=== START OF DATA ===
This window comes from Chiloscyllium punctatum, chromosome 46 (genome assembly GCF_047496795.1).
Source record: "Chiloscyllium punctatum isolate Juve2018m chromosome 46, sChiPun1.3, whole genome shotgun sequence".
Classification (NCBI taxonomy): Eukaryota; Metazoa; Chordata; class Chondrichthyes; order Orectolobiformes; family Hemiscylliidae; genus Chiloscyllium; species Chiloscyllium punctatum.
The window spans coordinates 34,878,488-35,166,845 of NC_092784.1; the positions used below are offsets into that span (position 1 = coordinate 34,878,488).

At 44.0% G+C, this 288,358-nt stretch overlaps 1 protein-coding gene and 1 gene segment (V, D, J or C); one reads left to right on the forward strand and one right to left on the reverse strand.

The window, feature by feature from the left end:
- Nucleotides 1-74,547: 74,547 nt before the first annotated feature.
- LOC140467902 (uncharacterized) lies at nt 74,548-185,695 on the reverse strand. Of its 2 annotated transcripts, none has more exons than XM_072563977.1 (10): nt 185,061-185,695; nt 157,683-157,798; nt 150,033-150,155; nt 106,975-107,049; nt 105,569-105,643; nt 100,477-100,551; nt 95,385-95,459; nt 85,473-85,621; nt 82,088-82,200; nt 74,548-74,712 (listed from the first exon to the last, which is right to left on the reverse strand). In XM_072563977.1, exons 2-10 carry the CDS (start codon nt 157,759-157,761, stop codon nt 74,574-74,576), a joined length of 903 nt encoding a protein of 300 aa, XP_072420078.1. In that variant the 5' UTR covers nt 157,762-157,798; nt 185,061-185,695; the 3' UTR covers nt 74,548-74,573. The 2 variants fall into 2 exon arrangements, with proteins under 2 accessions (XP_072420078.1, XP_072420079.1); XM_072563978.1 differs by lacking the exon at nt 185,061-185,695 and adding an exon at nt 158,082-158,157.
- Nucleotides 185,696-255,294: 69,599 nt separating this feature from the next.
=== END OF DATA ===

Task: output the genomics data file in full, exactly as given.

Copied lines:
This window comes from Chiloscyllium punctatum, chromosome 46 (genome assembly GCF_047496795.1).
Source record: "Chiloscyllium punctatum isolate Juve2018m chromosome 46, sChiPun1.3, whole genome shotgun sequence".
Classification (NCBI taxonomy): Eukaryota; Metazoa; Chordata; class Chondrichthyes; order Orectolobiformes; family Hemiscylliidae; genus Chiloscyllium; species Chiloscyllium punctatum.
The window spans coordinates 34,878,488-35,166,845 of NC_092784.1; the positions used below are offsets into that span (position 1 = coordinate 34,878,488).

At 44.0% G+C, this 288,358-nt stretch overlaps 1 protein-coding gene and 1 gene segment (V, D, J or C); one reads left to right on the forward strand and one right to left on the reverse strand.

The window, feature by feature from the left end:
- Nucleotides 1-74,547: 74,547 nt before the first annotated feature.
- LOC140467902 (uncharacterized) lies at nt 74,548-185,695 on the reverse strand. Of its 2 annotated transcripts, none has more exons than XM_072563977.1 (10): nt 185,061-185,695; nt 157,683-157,798; nt 150,033-150,155; nt 106,975-107,049; nt 105,569-105,643; nt 100,477-100,551; nt 95,385-95,459; nt 85,473-85,621; nt 82,088-82,200; nt 74,548-74,712 (listed from the first exon to the last, which is right to left on the reverse strand). In XM_072563977.1, exons 2-10 carry the CDS (start codon nt 157,759-157,761, stop codon nt 74,574-74,576), a joined length of 903 nt encoding a protein of 300 aa, XP_072420078.1. In that variant the 5' UTR covers nt 157,762-157,798; nt 185,061-185,695; the 3' UTR covers nt 74,548-74,573. The 2 variants fall into 2 exon arrangements, with proteins under 2 accessions (XP_072420078.1, XP_072420079.1); XM_072563978.1 differs by lacking the exon at nt 185,061-185,695 and adding an exon at nt 158,082-158,157.
- Nucleotides 185,696-255,294: 69,599 nt separating this feature from the next.